PLEASANTVILLE - With no agreement reached in the collective bargaining process between the school district and its employees before Sunday's end of the fiscal year, the process will go into mediation this week.
District employees have been working without a contract for the past year. The negotiations have many angry at the delay in an agreement. A mediator will meet with both parties this week to find a compromise, Pleasantville Education Association President Dorothy Boggs said.
Faculty, staff and union representatives filled Tuesday night's regular Board of Education meeting, some of them calling the administration's offers "insulting," Boggs said.
Bogg said the business office has been given raises while teachers, "who work for your children," are not, an offer she said is "humiliating."
She declined to discuss details of the administration's offer.
Linda Henderson, vice president for the union, said manpower cuts will add stress to the work environment - especially for those whose responsibilities could double, as a result.
"We shouldn't have to worry about where our next loaf of bread is coming from. All the little people are getting cut," Henderson said.
Board member Joanne Famularo, who is on the negotiations committee, said the process is taking a little longer because of a change in the union members in March.
"We are not really so far off, but it will take some time," she said in a phone interview Thursday. Famularo added she wasn't sure why the crowd was as upset as they were Tuesday, but she said that she knew of no one receiving a pay cut.
But at the meeting, Boggs asked the board about the salaries paid to administrators. One teacher, Donna Goldridge, said during the public comment session that in addition to no raises, teachers are putting in as much as $6,000 per year out of their own pockets into their classrooms in addition to working many hours of unpaid overtime.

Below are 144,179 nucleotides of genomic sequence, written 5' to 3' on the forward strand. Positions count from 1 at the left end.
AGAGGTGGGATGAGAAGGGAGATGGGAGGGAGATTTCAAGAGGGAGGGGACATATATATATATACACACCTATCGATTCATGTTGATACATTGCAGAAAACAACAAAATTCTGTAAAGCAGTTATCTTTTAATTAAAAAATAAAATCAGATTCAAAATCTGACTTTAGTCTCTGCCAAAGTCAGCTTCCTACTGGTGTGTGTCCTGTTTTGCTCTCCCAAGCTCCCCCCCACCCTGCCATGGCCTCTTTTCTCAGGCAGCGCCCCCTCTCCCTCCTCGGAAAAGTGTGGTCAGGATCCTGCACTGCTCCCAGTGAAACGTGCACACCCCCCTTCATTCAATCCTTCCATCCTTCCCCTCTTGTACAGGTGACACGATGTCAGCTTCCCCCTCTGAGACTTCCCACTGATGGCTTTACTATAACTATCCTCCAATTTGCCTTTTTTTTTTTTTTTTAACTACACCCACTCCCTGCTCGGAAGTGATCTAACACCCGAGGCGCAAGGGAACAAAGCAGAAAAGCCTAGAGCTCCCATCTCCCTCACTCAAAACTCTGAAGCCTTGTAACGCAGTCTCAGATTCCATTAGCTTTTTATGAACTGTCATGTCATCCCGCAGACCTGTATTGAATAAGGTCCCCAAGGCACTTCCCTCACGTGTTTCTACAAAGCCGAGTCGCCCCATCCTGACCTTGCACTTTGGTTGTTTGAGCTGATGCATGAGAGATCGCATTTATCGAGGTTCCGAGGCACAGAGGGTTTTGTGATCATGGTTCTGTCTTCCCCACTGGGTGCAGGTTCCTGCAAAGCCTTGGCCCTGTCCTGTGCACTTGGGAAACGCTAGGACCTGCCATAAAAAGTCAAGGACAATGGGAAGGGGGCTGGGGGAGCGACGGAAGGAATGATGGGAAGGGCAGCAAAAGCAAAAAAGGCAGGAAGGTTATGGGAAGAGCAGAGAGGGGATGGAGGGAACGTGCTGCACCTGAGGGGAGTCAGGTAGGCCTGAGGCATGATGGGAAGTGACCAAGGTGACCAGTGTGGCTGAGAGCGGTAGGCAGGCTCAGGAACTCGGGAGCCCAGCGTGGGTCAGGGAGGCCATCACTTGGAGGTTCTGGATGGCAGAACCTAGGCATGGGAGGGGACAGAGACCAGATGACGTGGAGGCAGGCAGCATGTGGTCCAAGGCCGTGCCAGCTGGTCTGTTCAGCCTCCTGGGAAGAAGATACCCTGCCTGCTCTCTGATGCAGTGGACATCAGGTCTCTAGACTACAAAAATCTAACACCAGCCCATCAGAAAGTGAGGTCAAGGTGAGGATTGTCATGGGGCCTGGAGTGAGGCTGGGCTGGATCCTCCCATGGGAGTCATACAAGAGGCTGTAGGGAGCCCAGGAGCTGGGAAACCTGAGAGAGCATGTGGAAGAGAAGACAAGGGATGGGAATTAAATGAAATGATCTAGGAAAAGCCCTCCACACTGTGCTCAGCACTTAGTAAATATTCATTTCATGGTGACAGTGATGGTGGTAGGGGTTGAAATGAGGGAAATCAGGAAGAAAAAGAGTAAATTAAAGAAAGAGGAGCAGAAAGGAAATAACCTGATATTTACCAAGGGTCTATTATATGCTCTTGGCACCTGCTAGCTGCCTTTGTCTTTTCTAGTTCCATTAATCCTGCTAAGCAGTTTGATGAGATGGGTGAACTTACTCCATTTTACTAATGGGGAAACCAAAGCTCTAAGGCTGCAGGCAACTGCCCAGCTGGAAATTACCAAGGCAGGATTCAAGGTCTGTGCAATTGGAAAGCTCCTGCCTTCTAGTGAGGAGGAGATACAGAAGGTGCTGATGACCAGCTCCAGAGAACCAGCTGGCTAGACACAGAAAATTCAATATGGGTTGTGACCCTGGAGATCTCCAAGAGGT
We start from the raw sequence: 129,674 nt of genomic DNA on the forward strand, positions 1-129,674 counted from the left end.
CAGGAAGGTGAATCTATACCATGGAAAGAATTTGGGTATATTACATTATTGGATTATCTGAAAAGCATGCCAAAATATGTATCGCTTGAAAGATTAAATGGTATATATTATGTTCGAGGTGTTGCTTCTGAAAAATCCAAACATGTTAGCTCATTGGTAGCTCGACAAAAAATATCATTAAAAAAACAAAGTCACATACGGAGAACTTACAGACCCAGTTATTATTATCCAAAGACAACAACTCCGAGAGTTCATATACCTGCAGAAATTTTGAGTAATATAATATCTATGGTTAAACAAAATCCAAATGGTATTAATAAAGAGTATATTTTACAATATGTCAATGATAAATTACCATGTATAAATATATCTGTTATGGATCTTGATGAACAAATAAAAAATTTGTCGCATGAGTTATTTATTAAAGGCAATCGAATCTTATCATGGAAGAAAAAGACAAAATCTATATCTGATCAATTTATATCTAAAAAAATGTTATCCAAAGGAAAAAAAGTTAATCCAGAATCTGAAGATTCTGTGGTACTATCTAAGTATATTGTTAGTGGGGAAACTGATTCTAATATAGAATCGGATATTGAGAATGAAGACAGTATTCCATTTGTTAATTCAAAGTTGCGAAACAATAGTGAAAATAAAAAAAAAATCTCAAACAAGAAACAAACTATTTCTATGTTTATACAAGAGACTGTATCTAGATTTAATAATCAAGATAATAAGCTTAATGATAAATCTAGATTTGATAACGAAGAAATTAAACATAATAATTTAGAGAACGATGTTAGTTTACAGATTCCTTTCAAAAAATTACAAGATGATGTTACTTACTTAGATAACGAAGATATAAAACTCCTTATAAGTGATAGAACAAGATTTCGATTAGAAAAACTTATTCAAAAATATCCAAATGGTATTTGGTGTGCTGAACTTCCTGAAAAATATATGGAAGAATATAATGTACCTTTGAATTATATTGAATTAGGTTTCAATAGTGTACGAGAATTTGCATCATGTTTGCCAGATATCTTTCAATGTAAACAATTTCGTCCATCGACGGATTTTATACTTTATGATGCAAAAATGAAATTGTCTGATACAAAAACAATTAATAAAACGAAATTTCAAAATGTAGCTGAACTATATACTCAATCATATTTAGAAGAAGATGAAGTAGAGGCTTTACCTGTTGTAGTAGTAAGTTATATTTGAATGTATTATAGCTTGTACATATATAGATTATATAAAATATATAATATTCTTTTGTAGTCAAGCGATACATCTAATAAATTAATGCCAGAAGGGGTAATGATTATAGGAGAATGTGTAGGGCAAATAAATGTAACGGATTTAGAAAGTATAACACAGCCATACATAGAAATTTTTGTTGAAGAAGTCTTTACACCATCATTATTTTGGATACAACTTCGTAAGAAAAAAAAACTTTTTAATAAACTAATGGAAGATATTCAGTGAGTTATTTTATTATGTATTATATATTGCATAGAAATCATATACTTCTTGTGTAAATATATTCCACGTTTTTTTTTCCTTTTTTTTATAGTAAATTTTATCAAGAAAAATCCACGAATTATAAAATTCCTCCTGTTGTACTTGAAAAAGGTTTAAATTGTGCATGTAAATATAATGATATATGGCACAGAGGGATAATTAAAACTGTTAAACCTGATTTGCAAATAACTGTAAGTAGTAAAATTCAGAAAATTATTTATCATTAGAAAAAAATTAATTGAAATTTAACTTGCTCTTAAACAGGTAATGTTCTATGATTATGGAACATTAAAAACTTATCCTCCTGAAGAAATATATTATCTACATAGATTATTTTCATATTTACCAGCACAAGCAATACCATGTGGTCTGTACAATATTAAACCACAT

"When is the $100,000 club going to be attacked?" Boggs asked, referring to the business administrator and other upper-level directors and coordinators in the school district. Seven school officials in the district earn more than $100,000, according to information in the board's school budget, and received a raise for the upcoming year.
Boggs said at the meeting she is upset that those who are in charge of the money are getting raises.
"There is incompetency in the business office," Boggs said. "I would like for Mr. (Dennis) Mulvihill to give me his raise."
Mulvihill, the business administrator, was approved for an annual salary of $142,000, a 2 percent increase from this year, by the county superintendent, according to the school board agenda Tuesday. Mulvihill, who is on the negotiations committee, could not be reached for comment.
The stalled contract talks come in a district where the budget adopted at a special meeting in March included a more than 15-percent increase in the tax levy for the upcoming fiscal year. The tax rate increased from 64 cents per $100 of assessed value to more than 70 cents. For the owner of a home with 2012's average residential assessment of $126,792, the new rate means an increase of about $77 in the school tax bill.
The school board also discussed school security and coaches' contracts Tuesday.
The school's only resource officer was let go. The district still has school security personnel. The board discussed a possible "in-house" promotion to fill the position, adding that it might cost the district less than paying for a police officer's salary.
But Goldridge, a teacher, told the board the district needs more police officers and should bring the patrolman back.
"All the other schools are bringing in more police officers" because of recent shootings and violent events, but the school district decided to let go of the officer it had, she said.
"He doesn't just solve our problems. He builds relationships with the students," Goldridge said.
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